Relationship between synoptic circulations and the spatial distributions of rainfall in Zimbabwe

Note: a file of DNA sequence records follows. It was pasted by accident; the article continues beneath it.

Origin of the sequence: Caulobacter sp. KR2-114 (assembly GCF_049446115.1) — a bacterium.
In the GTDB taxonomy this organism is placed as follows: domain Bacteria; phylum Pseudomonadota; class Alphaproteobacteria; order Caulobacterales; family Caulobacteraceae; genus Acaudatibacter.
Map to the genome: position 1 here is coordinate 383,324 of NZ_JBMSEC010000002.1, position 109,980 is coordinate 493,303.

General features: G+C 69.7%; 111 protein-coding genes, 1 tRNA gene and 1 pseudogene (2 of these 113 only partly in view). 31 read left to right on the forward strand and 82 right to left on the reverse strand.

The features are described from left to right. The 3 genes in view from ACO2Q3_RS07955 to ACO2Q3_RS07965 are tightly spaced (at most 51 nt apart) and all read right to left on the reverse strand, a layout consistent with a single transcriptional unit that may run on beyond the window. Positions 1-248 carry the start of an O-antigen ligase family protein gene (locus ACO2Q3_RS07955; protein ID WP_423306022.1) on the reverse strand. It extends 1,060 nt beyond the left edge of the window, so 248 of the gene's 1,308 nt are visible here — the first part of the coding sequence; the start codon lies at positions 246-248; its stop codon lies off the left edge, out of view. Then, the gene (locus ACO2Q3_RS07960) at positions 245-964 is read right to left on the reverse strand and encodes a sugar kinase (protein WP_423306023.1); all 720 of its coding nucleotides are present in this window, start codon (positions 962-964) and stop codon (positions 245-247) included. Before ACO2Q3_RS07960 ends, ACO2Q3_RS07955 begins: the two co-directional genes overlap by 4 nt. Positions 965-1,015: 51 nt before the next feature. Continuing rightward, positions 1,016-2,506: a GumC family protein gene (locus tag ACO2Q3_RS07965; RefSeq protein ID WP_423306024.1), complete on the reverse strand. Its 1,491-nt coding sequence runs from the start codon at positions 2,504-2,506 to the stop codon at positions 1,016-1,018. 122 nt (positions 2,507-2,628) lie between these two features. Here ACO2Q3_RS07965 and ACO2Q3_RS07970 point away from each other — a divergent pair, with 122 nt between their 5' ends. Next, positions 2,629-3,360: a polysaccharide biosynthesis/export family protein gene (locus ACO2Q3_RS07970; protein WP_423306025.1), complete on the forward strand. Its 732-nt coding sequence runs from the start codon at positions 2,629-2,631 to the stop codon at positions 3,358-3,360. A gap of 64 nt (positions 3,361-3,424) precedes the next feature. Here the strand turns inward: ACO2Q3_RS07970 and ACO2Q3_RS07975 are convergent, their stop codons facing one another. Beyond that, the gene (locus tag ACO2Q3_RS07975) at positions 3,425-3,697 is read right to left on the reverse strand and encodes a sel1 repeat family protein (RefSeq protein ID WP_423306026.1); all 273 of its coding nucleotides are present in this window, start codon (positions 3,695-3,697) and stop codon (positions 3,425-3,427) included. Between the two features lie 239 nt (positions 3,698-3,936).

This study examines how the atmospheric circulation patterns in Africa south of the equator govern the spatial distribution of precipitation in Zimbabwe. The moisture circulation patterns are designated by an ample set of eight classified circulation types (CTs). Here it is shown that all wet CTs over Zimbabwe features enhanced cyclonic/convective activity in the southwest Indian Ocean. Therefore, enhanced moisture availability in the southwest Indian Ocean is necessary for rainfall formation in parts of Zimbabwe. The wettest CT in Zimbabwe is characterized by a ridging South Atlantic Ocean high-pressure, south of South Africa, driving an abundance of southeast moisture fluxes, from the southwest Indian Ocean into Zimbabwe. Due to the proximity of Zimbabwe to the Agulhas and Mozambique warm current, the activity of the ridging South Atlantic Ocean anticyclone is a dominant synoptic feature that favors above-average rainfall in Zimbabwe. Also, coupled with a weaker state of the Mascarene high, it is shown that a ridging South Atlantic Ocean high-pressure, south of South Africa, can be favorable for the southwest movement of tropical cyclones into the eastern coastal landmasses resulting in above-average rainfall in Zimbabwe. The driest CT is characterized by the northward track of the Southern Hemisphere mid-latitude cyclones leading to enhanced westerly fluxes in the southwest Indian Ocean, limiting moist southeast winds into Zimbabwe

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